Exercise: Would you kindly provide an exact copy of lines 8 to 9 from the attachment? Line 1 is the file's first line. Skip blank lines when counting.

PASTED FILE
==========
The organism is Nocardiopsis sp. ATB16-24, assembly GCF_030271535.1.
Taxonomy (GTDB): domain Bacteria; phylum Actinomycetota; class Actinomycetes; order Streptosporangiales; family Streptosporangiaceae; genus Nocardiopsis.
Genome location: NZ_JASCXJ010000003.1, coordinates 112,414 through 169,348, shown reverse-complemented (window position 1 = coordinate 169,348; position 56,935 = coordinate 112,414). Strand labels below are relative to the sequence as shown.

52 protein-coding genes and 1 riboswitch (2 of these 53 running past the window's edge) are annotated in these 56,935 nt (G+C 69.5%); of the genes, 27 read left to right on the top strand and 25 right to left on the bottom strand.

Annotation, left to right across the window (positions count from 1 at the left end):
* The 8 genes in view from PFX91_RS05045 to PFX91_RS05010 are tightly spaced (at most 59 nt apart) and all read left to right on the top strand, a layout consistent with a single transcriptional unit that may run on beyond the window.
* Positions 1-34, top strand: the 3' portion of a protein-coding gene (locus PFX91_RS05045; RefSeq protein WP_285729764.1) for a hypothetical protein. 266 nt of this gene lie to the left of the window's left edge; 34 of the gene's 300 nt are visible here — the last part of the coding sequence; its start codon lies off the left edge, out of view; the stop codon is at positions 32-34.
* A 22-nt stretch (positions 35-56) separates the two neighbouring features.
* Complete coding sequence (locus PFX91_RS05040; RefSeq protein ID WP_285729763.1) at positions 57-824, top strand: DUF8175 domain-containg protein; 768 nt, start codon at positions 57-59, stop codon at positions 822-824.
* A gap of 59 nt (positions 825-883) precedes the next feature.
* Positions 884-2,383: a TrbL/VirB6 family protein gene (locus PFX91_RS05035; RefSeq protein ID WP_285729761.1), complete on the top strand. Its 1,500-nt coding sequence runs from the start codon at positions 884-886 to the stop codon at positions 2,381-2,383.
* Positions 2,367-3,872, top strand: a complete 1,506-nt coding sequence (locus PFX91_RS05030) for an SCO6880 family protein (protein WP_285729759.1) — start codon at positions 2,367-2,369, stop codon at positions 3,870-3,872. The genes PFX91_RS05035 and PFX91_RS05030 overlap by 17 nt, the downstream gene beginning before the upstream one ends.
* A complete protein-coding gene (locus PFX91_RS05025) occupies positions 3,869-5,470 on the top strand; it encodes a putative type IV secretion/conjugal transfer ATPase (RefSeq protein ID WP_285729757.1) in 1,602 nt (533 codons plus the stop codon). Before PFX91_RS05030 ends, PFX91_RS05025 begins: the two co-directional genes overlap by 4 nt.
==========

* A 22-nt stretch (positions 35-56) separates the two neighbouring features.
* Complete coding sequence (locus PFX91_RS05040; RefSeq protein ID WP_285729763.1) at positions 57-824, top strand: DUF8175 domain-containg protein; 768 nt, start codon at positions 57-59, stop codon at positions 822-824.